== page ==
About one in five patients who are prescribed antibiotics during a hospital stay experiences at least one adverse drug event (ADE), which is sometimes not apparent until after they are discharged, new research shows.
Further, in a substantial proportion of cases, the prescribed antibiotics are not clinically indicated, which means the associated ADEs (such as allergic reactions, end-organ toxic effects, or subsequent infection with antibiotic-resistant organisms or with Clostridium difficile) are avoidable.
“We wanted to pursue the current study because … harm that is caused by antibiotics prescribed to hospitalized patients, including the antibiotics they are asked to continue after leaving a hospital, has not been previously evaluated,” lead author Dr. Pranita D. Tamma, who directs the pediatric antimicrobial stewardship program at the Johns Hopkins Hospital, told Reuters Health by email.
To investigate, the researchers conducted a retrospective review of electronic medical records of nearly 1,500 patients (median age 59 years; 51% female). All patients had received antibiotics for at least 24 hours while hospitalized (for a median stay of four days) at general medicine wards at the Johns Hopkins Hospital between 2013 and 2014. ADEs included gastrointestinal, dermatologic, musculoskeletal, hematologic, hepatobiliary, renal, cardiac, and neurologic events occurring within 30 days after patients began taking the drug, as well as Clostridium difficile infections or new multidrug-resistant infections within 90 days.
A total of 1,488 patients admitted during the study period received an antibiotic for at least 24 hours and were included in the analysis. Nearly 80% received more than one antibiotic.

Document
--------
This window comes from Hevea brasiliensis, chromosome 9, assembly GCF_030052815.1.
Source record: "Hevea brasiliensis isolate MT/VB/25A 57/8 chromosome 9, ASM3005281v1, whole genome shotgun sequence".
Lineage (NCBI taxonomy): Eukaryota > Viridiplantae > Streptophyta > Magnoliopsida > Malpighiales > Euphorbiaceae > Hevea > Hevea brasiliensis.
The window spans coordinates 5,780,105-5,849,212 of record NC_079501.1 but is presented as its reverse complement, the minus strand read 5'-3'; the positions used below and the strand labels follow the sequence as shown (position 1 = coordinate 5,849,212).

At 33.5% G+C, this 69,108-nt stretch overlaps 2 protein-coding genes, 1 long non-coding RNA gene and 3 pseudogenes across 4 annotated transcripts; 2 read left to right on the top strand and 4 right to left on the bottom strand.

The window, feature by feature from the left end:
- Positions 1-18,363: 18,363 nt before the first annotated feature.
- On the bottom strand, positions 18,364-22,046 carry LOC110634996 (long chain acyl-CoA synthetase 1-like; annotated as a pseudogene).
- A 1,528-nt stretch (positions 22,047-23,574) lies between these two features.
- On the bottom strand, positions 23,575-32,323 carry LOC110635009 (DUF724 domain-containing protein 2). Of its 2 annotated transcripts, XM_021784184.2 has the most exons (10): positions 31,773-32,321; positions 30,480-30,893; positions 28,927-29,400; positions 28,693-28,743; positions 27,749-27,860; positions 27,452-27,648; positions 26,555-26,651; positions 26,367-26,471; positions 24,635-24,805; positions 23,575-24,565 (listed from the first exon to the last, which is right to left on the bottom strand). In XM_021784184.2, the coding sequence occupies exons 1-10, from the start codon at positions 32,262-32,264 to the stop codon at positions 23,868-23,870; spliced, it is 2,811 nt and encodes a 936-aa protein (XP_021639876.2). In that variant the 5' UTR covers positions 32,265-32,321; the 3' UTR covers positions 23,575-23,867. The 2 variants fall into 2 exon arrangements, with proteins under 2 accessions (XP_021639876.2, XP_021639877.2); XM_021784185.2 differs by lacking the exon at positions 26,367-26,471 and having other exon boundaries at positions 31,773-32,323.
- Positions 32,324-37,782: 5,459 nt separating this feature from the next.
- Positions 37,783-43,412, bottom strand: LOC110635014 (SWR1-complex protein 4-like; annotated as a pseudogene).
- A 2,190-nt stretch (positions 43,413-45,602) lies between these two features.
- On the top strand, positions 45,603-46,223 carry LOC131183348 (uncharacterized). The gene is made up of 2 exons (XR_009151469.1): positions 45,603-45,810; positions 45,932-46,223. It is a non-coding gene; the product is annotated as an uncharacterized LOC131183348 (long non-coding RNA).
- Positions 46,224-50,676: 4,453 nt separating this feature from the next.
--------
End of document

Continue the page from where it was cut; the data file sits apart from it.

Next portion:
The most common indications for antibiotic treatment were urinary tract infections, skin and soft tissue infections, and community-acquired pneumonia. The most frequently prescribed antibiotics were third-generation cephalosporins, parenteral vancomycin, and cefepime. A fifth of the patients experienced at least one antibiotic-associated ADE, the researchers report in JAMA Internal Medicine, online June 12.
The overall rate of antibiotic-associated ADEs was 22.9 per 10,000 person-days.
Nearly all (97 percent) of the 324 documented ADEs were considered clinically significant because they resulted in new or prolonged hospitalization, additional clinic or emergency department visits, or additional diagnostic procedures. The median length of treatment per patient was seven days. For every additional 10 days of antibiotic therapy, patients experienced a 3% increase in ADE risk.
A total of 287 (19 percent) antibiotic regimens were prescribed to treat conditions for which antibiotics were not indicated, and 56 of these (20 percent) had antibiotic-associated ADEs, the authors noted. Most of the ADEs occurred during hospitalization, but nearly a quarter of them emerged after patients were discharged, including 11 cases of C. difficile and 44 multi-drug resistant infections.